Can vitamin deficiency be an indicator of this disease?
Are you getting the right amount of nutrients your body needs to stay healthy? For those lacking in this area, the underlying issue could raise a red flag on having a digestive issue: celiac disease.
A recent study from Mayo Clinic researchers found that some adults who were diagnosed with celiac disease had micronutrient deficiency as an underlying issue and key symptom. And the study found people who had not yet been diagnosed with celiac disease often had vitamin and mineral deficiencies. While there are many signs of this disease, other symptoms like weight loss, diarrhea, etc., are common signs to look for. So for those showing signs of nutrient deficiencies and no other major symptoms, this may be a good trigger testing for celiac disease.
Dr. Andrew Albert, a gastroenterologist and Medical Director of Digestive Health at Advocate Illinois Masonic Medical Center in Chicago, says there are many symptoms some people may experience with celiac disease.
“People may experience bloating, diarrhea, constipation or even a rash on their arms that is relatively new,” Dr. Albert says. “Some people with severe celiac disease will experience weight loss, low blood count, weakness, lethargy and abdominal pain.”
When it comes to vitamin and nutrient deficiency, some common symptoms are anemia (low blood count) or lack of iron or vitamin B12, he adds.
One Mayo researcher noted that the stereotypical celiac disease symptoms may not be seen in those who might be overweight or don’t have other signs such as stomach issues.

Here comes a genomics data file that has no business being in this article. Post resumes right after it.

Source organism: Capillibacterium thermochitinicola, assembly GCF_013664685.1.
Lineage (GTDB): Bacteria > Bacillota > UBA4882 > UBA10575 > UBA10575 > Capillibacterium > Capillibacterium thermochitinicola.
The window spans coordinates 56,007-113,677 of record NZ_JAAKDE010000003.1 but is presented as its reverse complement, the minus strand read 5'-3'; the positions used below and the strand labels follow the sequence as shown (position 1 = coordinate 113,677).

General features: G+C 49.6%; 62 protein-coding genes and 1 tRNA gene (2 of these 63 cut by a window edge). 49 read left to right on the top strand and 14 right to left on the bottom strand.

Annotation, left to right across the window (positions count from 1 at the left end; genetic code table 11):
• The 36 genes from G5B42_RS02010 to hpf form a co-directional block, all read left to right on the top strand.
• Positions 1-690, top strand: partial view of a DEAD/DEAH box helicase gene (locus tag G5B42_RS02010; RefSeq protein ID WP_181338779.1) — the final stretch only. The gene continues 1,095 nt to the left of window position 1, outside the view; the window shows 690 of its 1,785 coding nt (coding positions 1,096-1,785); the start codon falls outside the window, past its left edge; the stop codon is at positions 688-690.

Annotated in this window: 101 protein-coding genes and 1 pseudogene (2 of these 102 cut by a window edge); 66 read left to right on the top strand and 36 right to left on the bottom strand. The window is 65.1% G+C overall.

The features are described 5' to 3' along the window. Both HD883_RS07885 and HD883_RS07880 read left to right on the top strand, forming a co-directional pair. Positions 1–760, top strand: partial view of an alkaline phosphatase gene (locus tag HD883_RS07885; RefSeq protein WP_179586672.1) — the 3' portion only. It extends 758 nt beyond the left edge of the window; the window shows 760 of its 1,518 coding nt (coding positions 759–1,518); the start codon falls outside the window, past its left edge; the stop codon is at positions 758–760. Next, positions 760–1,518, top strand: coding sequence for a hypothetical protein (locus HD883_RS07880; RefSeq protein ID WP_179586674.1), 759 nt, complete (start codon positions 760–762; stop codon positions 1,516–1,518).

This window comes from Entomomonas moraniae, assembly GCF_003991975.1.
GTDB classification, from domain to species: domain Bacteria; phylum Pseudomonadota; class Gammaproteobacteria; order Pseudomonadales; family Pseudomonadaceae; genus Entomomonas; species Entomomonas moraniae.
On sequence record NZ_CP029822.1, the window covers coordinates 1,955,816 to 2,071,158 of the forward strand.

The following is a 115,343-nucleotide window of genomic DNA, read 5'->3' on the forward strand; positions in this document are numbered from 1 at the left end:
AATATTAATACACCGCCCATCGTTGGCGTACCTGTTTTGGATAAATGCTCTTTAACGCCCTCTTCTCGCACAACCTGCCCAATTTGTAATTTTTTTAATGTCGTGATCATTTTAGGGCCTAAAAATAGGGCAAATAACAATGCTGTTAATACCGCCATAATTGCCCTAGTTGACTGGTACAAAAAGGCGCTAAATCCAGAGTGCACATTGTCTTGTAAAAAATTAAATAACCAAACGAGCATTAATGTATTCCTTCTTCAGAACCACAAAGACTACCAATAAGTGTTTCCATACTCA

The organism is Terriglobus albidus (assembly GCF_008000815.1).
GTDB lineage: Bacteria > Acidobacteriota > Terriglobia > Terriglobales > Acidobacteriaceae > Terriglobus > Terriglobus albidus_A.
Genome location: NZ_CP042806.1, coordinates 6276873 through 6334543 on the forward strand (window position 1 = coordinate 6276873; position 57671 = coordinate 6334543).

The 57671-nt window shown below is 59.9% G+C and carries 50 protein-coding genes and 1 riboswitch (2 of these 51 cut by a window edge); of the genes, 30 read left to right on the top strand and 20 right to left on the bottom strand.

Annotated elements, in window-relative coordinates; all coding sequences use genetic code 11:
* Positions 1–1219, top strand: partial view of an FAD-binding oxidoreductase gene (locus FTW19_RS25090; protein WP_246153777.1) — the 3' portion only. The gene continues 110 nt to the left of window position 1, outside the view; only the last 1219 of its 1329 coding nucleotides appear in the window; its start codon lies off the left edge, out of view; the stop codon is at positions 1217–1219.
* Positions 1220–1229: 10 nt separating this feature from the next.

For those having digestive issues, Dr. Albert says the best way to address any vitamin or nutrient deficiencies is by correcting the underlying inflammation from gluten. “Once the gluten is removed, the small intestine can repair itself, and the appropriate levels of nutrients and vitamins can be absorbed,” he adds.
According to the National Institute of Diabetes and Digestive and Kidney Diseases, celiac disease can be very serious. The disease can cause long-lasting digestive problems, keep your body from getting all the nutrients it needs and can also affect the body outside the intestine. Nearly one in 141 Americans has celiac disease, and most don’t even know it.
The downside is that there is no real way to prevent celiac disease.
“It is at times hereditary but also can be spontaneous,” Dr. Albert says. “Some people do have a gluten intolerance and not necessarily an allergy. This also cannot be prevented.”
So when should you get tested for celiac disease?
“There is no need to be tested for celiac disease unless one experiences symptoms such as bloating, diarrhea, constipation, weight loss, vitamin deficiency or irritable bowel type symptoms,” Dr. Albert says. “Then, once diagnosed with celiac disease, testing is done three months after avoiding all gluten. Symptoms in younger people will often warrant a physician ordering specific testing for celiac disease.”
Dr. Albert recommends talking with your doctor if you have any of the symptoms above and looking at previous records to see if you have ever been tested in the past.
About the Author
Sarah Scroggins, health enews contributor, is the director of social media at Advocate Aurora Health. She has a BA and MA in Communications. When not on social media, she loves reading a good book (or audiobook), watching the latest Netflix series and teaching a college night class.